ActiveSupport#descendants can be slow. In a bigger system with layers of descendants, finding all of them can be time-consuming:

puts Benchmark.measure do
  100.times { Dispatchers::Base.descendants }

# 5.235370   0.015754   5.251124 (  5.251069)

In the code I've been working on, it meant that a single lookup was taking around 50ms. That is a lot, especially if used extensively.

To mitigate this, I've implemented a simple caching layer on top of the lookup that would make things fast:

module Mixins
  module CachedDescendants
    extend ActiveSupport::Concern

    cattr_accessor :descendants_map

    self.descendants_map =

    class << self
      # Clears the descendants map cache - can be hooked to Rails reloader
      def reload!

    included do
      class << self
        # @return [Array<Class>] array with descendants classes
        def cached_descendants
          ::Mixins::CachedDescendants.descendants_map[self] ||= descendants

When included and used, it would give great results:

puts Benchmark.measure do
  100.times { Dispatchers::Base.cached_descendants }

# 0.000023   0.000001   0.000024 (  0.000024)

99,99956% faster!

Such code, like any other, deserves to be tested. I wrote some specs for it, including a relatively simple one:

  context 'when there are two independent bases' do
    let(:base1) do do
        include ::Mixins::CachedDescendants

    let(:base2) do do
        include ::Mixins::CachedDescendants

    before do { } { }

    it 'expect for them not to interact' do
      expect(base1.cached_descendants.size).to eq(5)
      expect(base2.cached_descendants.size).to eq(5)
      expect(base1.cached_descendants & base2.cached_descendants).to be_empty

It would just ensure that the way we cache does not create collisions for independent descendants trees.

But once in a while, this code would randomly fail:

  1) Mixins::CachedDescendants when there are two independent bases expect for them not to interact
     Failure/Error: expect(base1.cached_descendants.size).to eq(4)
       expected: 5
            got: 4
       (compared using ==)

How can I create five classes and suddenly have only 4? I initially thought something was wrong with the descendants lookup for anonymous classes. However, this functionality is heavily used by many, including me, and it never created any problems. On top of that, why would it fail only once in a while?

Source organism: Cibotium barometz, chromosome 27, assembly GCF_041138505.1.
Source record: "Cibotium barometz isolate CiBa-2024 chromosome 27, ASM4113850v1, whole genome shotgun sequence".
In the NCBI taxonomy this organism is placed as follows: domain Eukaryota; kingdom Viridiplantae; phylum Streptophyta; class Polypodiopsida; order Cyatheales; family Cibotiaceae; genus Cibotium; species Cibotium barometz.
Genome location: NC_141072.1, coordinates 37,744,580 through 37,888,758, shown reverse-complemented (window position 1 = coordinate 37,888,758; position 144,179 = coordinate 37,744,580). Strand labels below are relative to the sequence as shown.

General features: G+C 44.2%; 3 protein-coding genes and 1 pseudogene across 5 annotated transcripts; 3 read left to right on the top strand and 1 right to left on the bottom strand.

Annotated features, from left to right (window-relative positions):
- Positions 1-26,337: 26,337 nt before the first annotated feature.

When something fails randomly, it usually means that there's an external factor to it. One that operates under the hood. It wasn't different in this case.

After some investigation, I was able to reproduce it:


puts "Total classes before: #{ObjectSpace.count_objects[:T_CLASS]}" 
puts "String subclasses count before: #{String.subclasses.count}" 

100.times { }

puts "Total classes after defining: #{ObjectSpace.count_objects[:T_CLASS]}" 
puts "String subclasses count after defining: #{String.subclasses.count}" 


puts "Total classes after GC: #{ObjectSpace.count_objects[:T_CLASS]}" 
puts "String subclasses count after GC: #{String.subclasses.count}" 

# Total classes after defining: 1324
# String subclasses count after defining: 102
# Running GC...
# Total classes after GC: 1124
# String subclasses count after GC: 2

Boom! Anonymous classes are being garbage collected! Classes that are not referenced anywhere are subject to garbage collection like other objects, and this code was not memoizing them:

before do { } { }

Hence, the spec would fail if GC kicked in exactly between the classes definitions and the spec execution. This is why it would only fail once in a while.

Fixing such an issue required only minimal changes to the spec:

    let(:descendants) do
      # This needs to be memorized, otherwise Ruby GC may remove those in between assertions
      [ { }, { }

    before { descendants }

That way, the anonymous classes would be referenced throughout the lifetime of this spec.

Summary (TL;DR)

Anonymous classes and modules are a subject of garbage collection like any other object. Unless you reference them, they may be gone before wanting to use them via #descendants or similar lookups. Always reference them in some way or face the unexpected.


It was pointed to me by Jean Boussier, that there's an ActiveSupport::DescendantsTracker that can also be used to improve the lookup performance and that Ruby 3.1 has a #subclasses that also is much faster than iterating over ObjectSpace. While their performance is several times faster than the "old" lookup, it is still a magnitude slower than caching the descendants in dev but has similar performance in production.

0.002020 vs. 0.000023 in dev and 0.000039 vs. 0.000042 in production.

The best code is no code, so now I can deprecate my code. The strong class references, however, are still valid and worth keeping in mind.

Cover photo by Alper Orus on Attribution-NonCommercial-ShareAlike 2.0 Generic (CC BY-NC-SA 2.0). Image has been cropped.